Acclaimed String Quartet Workshops Student Piece
When the American String Quartet came to Centre in February, the internationally acclaimed group knew they would be participating in a number of campus events in addition to their main-stage performance. They did not realize that sight-reading an eight-minute student piece might wind up on their agenda.
“I attended an ASQ session with my music theory class and they asked me if I had a string quartet,” recalls Larry Bitensky, Matton Professor of Music and an award-winning composer. When he mentioned that one of his students had recently composed a string quartet, “they very quickly and generously offered to give it a reading” later that afternoon.
Bitensky describes the piece, String Quartet No. 2 by Sebastian Duncan ’19, as “quite impressive, especially for an undergraduate . . . complex structurally and texturally, yet . . . replete with rich melodic lines and soaring harmonies.
“A reading by a group of this caliber is virtually performance ready,” he adds.
It was the first time that Duncan had heard his string quartet performed by musicians instead of by a computer program. Although he plays piano and sings, he does not actually play any string instruments.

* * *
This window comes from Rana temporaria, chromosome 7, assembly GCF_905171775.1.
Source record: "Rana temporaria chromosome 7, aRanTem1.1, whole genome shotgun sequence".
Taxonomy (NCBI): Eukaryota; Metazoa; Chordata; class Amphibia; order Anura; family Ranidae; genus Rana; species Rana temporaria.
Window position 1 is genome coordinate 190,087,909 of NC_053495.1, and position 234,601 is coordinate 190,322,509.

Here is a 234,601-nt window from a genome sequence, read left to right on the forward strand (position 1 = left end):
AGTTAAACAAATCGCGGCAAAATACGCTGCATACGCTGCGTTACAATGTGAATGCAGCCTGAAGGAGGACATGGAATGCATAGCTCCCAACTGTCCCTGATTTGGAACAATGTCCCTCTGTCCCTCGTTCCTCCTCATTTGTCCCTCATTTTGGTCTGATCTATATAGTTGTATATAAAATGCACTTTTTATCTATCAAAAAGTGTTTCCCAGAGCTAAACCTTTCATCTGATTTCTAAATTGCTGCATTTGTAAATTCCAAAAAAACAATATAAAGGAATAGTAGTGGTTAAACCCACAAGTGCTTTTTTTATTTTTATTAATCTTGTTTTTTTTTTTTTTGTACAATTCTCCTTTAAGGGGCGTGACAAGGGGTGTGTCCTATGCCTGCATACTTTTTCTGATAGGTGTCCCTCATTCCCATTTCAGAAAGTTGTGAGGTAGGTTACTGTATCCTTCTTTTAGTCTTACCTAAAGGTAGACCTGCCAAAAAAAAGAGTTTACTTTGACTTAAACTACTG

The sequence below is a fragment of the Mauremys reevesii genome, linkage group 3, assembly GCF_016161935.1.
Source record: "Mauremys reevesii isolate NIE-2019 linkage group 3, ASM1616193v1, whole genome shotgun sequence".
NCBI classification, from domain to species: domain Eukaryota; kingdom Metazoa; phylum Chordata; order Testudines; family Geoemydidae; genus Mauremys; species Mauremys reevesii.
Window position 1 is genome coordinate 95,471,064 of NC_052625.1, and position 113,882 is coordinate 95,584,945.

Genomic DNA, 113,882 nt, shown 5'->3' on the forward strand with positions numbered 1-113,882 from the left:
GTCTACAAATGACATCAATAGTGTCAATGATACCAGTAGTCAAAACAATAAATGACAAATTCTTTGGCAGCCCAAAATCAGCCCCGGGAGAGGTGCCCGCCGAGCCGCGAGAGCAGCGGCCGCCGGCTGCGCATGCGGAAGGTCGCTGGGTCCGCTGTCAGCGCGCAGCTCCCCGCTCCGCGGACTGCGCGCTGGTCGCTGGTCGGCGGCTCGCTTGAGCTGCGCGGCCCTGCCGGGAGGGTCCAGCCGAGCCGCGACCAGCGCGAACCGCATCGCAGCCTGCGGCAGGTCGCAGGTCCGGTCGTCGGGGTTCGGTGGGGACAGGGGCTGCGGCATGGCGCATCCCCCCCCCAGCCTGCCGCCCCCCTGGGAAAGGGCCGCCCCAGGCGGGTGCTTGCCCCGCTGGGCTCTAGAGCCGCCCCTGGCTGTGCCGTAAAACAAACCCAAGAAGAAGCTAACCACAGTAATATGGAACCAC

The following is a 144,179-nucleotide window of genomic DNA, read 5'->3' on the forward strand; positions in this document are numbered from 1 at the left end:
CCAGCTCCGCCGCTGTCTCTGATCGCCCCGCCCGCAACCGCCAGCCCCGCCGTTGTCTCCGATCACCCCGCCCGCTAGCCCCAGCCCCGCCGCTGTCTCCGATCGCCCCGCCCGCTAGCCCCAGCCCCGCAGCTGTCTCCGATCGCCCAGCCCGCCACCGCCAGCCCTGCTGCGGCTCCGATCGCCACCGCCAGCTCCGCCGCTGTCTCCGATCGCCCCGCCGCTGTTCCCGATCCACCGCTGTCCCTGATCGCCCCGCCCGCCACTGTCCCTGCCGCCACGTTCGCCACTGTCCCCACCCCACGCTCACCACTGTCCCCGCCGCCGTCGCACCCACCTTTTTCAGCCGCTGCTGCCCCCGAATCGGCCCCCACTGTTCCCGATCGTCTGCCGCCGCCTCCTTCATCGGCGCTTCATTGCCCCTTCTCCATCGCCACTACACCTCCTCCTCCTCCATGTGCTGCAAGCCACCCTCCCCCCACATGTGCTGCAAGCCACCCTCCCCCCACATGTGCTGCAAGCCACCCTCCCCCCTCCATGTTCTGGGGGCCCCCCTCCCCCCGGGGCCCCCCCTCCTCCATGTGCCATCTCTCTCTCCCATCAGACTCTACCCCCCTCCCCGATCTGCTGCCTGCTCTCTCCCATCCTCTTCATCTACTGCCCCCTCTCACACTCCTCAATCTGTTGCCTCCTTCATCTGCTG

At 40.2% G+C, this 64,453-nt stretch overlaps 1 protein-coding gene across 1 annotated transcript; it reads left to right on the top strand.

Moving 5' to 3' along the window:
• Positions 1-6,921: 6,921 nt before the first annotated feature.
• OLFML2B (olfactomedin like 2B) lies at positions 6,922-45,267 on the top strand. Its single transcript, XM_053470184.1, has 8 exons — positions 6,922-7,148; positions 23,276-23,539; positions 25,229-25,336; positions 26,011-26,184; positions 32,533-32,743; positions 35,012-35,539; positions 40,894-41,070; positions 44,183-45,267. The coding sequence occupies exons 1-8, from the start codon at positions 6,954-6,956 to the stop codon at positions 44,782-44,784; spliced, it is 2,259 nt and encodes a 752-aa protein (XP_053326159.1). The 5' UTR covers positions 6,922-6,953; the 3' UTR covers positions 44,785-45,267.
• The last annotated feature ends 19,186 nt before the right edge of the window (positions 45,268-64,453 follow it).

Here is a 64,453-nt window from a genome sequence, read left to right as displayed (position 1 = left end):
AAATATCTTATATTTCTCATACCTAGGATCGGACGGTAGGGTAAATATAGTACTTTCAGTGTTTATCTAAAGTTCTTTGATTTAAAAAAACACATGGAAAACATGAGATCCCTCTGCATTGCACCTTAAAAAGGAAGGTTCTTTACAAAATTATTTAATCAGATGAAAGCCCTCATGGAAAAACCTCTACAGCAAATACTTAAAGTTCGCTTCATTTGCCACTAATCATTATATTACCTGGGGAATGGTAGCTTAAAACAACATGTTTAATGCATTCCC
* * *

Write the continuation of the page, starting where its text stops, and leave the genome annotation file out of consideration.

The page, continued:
He enjoys music theory and sees composition as a practical application of the theory he has learned. Last summer a piece he composed received honorable mention at the Indie Gathering International Film Festival held annually in Cleveland.
An aspiring composer and songwriter from Chattanooga, he originally wrote the string quartet—his first extended piece of chamber music—for a class last fall.
The American String Quartet “offered many good criticisms and suggestions,” notes Bitensky, and Duncan’s subsequent revisions based on them have made the piece “a stronger work.”
“It is highly unusual for an undergraduate composer to have an opportunity like this,” Bitensky says. “I am very grateful that the ASQ was willing to read this work and that Steve Hoffman put together this wonderful ‘outside the concert’ workshop.”
by Diane Johnson
This article was originally published in the Spring 2018 issue of Centrepiece.